Monday, May 01, 2006
Does a South American electric fish hold the key for humans learning to regrow lost limbs?
Humans can regrow skin, muscle and even livers, but regenerating an entire arm or leg is beyond our biological skills.
That's an ability we lost through evolution. But it's something lower animals - such as electric fish - still do.
Nobody's sure why we lost that ability. Studying animals that can regrow body parts could help us, through science, find ways to regain that skill, said Graciela Unguez, an assistant professor of biology at New Mexico State University.
Unguez is studying an electric fish from South America that can regrow its entire tail. The science is in its infancy, but her goal is to figure out how the fish regrows types of new specialized cells to replace the ones it lost.
"The fish, when you cut its tail, it will regrow a stump of immature cells," Unguez said. "Then it will start making muscle cells."
The immature cells change and specialize to replace the fish's skin, spine and electric organs, which it uses for defense and navigation, she said.
In her studies, she can cut a fish's tail off over and over again and watch it repeatedly grow back.
If scientists can figure out the chemistry that makes those immature cells change and grow a new tail, they might be able to create drugs that can be injected into a human amputees' limb to regrow it, Unguez said.
Higher animals have a far more complex range of cell types than the fish, and it might be we lost the ability to regenerate because of that complexity, Unguez added.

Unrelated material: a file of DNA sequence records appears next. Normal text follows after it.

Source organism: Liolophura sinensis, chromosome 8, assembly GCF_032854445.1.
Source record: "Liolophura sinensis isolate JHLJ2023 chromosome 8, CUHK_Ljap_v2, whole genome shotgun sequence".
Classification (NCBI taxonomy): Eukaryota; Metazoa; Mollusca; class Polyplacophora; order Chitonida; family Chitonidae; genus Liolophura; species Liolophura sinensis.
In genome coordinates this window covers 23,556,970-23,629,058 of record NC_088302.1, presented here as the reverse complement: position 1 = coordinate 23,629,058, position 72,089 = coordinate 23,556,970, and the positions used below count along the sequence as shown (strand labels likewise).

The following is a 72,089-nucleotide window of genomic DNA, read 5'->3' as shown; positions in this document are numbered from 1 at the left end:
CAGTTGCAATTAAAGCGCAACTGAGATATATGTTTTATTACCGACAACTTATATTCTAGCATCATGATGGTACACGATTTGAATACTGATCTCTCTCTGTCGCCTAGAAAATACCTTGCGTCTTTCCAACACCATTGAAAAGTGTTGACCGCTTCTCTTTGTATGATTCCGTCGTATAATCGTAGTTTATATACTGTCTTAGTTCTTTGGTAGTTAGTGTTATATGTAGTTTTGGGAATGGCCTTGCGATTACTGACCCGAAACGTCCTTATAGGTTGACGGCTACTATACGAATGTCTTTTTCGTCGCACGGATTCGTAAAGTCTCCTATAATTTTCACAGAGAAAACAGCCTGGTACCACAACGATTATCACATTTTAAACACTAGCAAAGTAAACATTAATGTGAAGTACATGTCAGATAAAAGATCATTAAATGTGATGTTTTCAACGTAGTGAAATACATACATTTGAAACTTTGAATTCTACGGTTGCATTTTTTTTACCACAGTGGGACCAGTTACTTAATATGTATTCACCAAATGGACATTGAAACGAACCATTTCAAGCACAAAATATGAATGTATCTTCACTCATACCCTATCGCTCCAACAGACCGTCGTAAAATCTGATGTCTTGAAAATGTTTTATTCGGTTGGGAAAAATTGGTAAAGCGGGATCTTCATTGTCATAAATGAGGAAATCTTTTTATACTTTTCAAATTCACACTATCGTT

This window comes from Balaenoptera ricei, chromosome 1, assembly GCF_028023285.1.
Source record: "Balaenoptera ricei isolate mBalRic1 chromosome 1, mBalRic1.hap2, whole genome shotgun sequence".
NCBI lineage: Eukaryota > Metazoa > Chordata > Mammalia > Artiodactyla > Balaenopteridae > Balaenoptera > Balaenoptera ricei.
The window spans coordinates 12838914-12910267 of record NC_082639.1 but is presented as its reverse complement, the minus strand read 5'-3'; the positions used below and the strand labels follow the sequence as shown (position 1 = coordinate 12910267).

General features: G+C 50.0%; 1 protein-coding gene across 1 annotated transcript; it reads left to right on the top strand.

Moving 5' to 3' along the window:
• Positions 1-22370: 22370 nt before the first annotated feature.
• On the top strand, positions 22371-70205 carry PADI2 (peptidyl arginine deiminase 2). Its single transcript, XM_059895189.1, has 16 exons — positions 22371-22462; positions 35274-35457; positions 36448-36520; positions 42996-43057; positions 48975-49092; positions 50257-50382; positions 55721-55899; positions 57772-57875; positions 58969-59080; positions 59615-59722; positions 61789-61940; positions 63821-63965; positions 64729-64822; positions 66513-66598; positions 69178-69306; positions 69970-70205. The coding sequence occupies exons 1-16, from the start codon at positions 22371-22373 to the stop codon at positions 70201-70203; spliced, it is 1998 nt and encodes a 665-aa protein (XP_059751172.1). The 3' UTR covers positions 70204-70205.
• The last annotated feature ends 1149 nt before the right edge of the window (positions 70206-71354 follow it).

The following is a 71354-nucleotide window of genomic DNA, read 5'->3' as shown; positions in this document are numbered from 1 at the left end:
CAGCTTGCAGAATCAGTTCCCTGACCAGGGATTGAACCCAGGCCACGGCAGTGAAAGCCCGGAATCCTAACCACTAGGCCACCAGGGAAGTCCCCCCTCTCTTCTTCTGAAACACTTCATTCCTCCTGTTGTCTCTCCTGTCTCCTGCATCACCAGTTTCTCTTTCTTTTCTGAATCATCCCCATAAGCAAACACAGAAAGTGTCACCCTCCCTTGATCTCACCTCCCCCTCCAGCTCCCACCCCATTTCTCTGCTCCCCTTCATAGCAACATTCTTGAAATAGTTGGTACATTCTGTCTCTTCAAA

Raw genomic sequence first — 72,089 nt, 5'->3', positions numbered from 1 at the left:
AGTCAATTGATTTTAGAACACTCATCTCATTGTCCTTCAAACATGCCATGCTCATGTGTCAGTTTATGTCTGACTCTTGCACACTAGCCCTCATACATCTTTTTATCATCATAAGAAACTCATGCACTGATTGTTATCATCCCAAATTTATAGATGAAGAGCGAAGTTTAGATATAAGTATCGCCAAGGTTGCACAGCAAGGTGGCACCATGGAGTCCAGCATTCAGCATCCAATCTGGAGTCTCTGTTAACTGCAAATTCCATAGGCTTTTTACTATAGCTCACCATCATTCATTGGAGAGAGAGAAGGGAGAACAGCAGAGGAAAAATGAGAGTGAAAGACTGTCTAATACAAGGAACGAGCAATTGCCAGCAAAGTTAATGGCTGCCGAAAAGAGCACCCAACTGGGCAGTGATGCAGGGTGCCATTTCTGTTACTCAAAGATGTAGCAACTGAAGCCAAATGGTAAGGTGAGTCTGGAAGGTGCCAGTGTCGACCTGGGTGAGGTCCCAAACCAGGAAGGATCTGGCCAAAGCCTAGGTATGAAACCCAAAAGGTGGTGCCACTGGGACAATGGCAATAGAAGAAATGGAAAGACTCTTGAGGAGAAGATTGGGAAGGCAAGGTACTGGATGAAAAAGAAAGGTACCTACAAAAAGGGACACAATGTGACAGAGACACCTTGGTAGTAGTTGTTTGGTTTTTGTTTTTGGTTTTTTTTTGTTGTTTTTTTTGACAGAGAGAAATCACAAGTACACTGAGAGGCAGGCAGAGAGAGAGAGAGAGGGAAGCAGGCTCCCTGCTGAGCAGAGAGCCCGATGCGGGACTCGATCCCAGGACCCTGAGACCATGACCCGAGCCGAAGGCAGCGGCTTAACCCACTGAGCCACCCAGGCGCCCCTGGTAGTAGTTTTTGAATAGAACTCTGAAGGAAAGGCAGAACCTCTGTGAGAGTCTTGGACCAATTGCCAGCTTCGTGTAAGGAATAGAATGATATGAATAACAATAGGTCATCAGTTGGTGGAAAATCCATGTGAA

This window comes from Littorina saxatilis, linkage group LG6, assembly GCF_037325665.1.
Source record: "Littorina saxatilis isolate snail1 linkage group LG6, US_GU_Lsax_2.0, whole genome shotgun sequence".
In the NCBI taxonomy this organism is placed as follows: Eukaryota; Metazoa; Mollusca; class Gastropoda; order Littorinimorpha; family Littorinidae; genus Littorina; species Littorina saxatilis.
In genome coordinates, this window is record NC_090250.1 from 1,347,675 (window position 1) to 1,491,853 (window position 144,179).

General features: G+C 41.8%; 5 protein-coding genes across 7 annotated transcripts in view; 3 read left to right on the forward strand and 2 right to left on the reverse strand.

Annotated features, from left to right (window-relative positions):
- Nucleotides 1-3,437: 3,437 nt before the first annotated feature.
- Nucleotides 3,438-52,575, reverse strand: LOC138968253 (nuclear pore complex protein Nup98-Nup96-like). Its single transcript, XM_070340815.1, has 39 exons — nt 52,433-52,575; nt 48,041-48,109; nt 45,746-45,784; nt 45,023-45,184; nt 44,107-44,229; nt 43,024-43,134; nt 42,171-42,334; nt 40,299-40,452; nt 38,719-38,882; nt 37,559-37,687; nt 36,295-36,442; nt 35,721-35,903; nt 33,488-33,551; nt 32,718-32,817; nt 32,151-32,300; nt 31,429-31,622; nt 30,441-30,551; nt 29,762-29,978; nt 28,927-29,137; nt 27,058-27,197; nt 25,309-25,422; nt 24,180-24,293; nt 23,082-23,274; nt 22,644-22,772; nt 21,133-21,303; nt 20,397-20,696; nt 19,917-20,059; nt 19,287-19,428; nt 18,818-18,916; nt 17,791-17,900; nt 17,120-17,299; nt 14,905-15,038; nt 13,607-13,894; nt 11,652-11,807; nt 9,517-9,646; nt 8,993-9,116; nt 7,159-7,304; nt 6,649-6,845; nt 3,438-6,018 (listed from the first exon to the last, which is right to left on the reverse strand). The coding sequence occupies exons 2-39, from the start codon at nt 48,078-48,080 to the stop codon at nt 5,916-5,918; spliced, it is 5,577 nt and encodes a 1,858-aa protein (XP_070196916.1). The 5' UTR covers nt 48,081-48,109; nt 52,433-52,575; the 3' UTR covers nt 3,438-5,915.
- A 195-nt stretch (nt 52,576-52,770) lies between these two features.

"Regeneration is a huge problem to solve," Unguez said. "If we lose a hand, it's a question of you have to regenerate the right size (of hand), the exact number of cell types that were there before."
Specialized cells - like blood, bone, nerve and skin - might also be much harder for the body to revert back to an earlier stage of development so, like the fish's stump of immature cells, they can rebuild an organ, said Harold Zakon, a professor of neurobiology at the University of Texas-Austin, who is working with Unguez.
"Perhaps by focusing on specialization, becoming something and staying that thing, the job (of a cell) could be done more efficiently," Zakon said. "Having lots of specialists may be a way of having an organism that works very well, but those specialists may not be able to go back and do somebody else's (a different cell's) job."
Unguez has been studying the fish for the past few years. On May 31, she starts a new $130,000-a-year grant from the National Institutes of Health that should greatly help her research.
That grant will last for three years.
Unguez and Zakon also plan to work this summer on an $18,000 research project at the Woods Hole Marine Biological Laboratory in Massachusetts that will investigate the evolutionary history of regeneration, Zakon said.
There are two predominant ideas about how animals like the electric fish can reproduce limbs:
One idea is that some animals can revert mature cells to an earlier stage of development and then regrow them to specialize in a different aspect - such as a skin cell reverting and regrowing as a bone cell.
The other idea is that animals depend mostly on stem cells to regenerate tissue.
"That idea would then suggest that our inability to regrow a new hand is that we just don't have enough stem cells or they don't go through enough cycles to promote growth," Unguez said.
The truth might be that animals use a combination of reverting cells and stem cells in the process.
If it is that combination, that could be better news for amputees. It would create more options for companies to create different drugs that could trigger some cells to revert and regrow, while adding stem cells to speed the process along, Unguez said.
New drugs for amputees are probably several years away. But understanding how the cells regrow will certainly speed the process along, Zakon said.
"Things move so fast these days, but I'd still say we're probably decades away from anything realizable," Zakon said. "I hope it's sooner."